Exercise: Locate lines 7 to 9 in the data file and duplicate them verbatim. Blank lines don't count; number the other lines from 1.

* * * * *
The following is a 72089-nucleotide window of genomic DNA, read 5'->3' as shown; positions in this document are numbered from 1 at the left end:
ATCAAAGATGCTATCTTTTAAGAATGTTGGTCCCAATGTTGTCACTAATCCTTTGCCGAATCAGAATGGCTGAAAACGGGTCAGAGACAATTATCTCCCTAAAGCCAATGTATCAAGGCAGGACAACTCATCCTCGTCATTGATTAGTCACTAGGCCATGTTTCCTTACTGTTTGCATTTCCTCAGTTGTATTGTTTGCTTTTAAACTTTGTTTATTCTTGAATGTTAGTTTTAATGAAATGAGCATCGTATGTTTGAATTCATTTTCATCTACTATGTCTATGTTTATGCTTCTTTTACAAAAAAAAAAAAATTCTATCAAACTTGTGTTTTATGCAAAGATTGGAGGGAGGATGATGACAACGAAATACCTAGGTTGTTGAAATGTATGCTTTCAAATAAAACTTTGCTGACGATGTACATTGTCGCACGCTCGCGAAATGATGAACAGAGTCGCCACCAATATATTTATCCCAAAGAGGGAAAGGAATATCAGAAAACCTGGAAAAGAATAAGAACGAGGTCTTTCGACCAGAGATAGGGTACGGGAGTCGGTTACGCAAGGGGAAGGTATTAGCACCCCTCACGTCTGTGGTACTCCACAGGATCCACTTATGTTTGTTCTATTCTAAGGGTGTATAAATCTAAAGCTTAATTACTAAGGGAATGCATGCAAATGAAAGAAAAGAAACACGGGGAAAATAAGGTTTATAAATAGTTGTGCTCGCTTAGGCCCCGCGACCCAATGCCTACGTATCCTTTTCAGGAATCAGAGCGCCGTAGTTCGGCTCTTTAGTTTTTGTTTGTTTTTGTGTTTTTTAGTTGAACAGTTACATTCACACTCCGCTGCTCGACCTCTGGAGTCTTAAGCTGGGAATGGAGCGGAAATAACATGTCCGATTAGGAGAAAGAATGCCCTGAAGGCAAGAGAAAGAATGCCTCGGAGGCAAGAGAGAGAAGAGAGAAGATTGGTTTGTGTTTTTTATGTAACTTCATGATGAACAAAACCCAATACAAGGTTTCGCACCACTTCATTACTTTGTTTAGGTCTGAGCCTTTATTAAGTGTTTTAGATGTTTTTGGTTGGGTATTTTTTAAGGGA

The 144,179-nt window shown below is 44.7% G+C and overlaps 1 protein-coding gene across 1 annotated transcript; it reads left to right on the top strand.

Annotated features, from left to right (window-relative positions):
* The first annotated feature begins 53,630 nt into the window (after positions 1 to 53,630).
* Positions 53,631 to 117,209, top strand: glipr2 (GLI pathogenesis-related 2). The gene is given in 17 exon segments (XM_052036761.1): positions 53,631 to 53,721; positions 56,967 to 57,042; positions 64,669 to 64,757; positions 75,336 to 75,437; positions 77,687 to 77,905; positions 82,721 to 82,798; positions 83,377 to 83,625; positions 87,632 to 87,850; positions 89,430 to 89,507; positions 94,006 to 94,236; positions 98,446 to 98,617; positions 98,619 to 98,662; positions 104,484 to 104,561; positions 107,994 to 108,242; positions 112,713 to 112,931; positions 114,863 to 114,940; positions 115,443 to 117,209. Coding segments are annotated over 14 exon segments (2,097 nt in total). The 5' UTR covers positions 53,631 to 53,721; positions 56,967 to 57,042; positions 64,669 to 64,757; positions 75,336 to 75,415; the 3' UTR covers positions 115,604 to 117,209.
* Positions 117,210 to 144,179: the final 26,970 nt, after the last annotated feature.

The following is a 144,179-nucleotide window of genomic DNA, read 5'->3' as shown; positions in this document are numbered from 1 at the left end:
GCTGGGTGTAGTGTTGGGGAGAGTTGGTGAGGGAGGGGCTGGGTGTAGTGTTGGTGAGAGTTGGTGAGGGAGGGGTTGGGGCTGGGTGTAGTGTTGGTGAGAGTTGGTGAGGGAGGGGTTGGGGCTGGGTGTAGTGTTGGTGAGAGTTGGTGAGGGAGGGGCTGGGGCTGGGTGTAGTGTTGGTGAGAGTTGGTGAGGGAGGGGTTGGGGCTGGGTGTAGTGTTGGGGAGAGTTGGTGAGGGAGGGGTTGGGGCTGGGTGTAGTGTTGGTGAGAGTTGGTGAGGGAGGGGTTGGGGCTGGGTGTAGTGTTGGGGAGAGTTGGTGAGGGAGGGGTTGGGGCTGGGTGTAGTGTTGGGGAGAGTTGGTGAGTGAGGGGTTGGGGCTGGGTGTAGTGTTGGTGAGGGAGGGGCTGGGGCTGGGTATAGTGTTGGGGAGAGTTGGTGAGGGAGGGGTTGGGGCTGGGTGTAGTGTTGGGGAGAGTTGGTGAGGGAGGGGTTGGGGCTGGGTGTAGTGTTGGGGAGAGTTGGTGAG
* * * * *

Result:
* Positions 117,210 to 144,179: the final 26,970 nt, after the last annotated feature.

The following is a 144,179-nucleotide window of genomic DNA, read 5'->3' as shown; positions in this document are numbered from 1 at the left end:
GCTGGGTGTAGTGTTGGGGAGAGTTGGTGAGGGAGGGGCTGGGTGTAGTGTTGGTGAGAGTTGGTGAGGGAGGGGTTGGGGCTGGGTGTAGTGTTGGTGAGAGTTGGTGAGGGAGGGGTTGGGGCTGGGTGTAGTGTTGGTGAGAGTTGGTGAGGGAGGGGCTGGGGCTGGGTGTAGTGTTGGTGAGAGTTGGTGAGGGAGGGGTTGGGGCTGGGTGTAGTGTTGGGGAGAGTTGGTGAGGGAGGGGTTGGGGCTGGGTGTAGTGTTGGTGAGAGTTGGTGAGGGAGGGGTTGGGGCTGGGTGTAGTGTTGGGGAGAGTTGGTGAGGGAGGGGTTGGGGCTGGGTGTAGTGTTGGGGAGAGTTGGTGAGTGAGGGGTTGGGGCTGGGTGTAGTGTTGGTGAGGGAGGGGCTGGGGCTGGGTATAGTGTTGGGGAGAGTTGGTGAGGGAGGGGTTGGGGCTGGGTGTAGTGTTGGGGAGAGTTGGTGAGGGAGGGGTTGGGGCTGGGTGTAGTGTTGGGGAGAGTTGGTGAG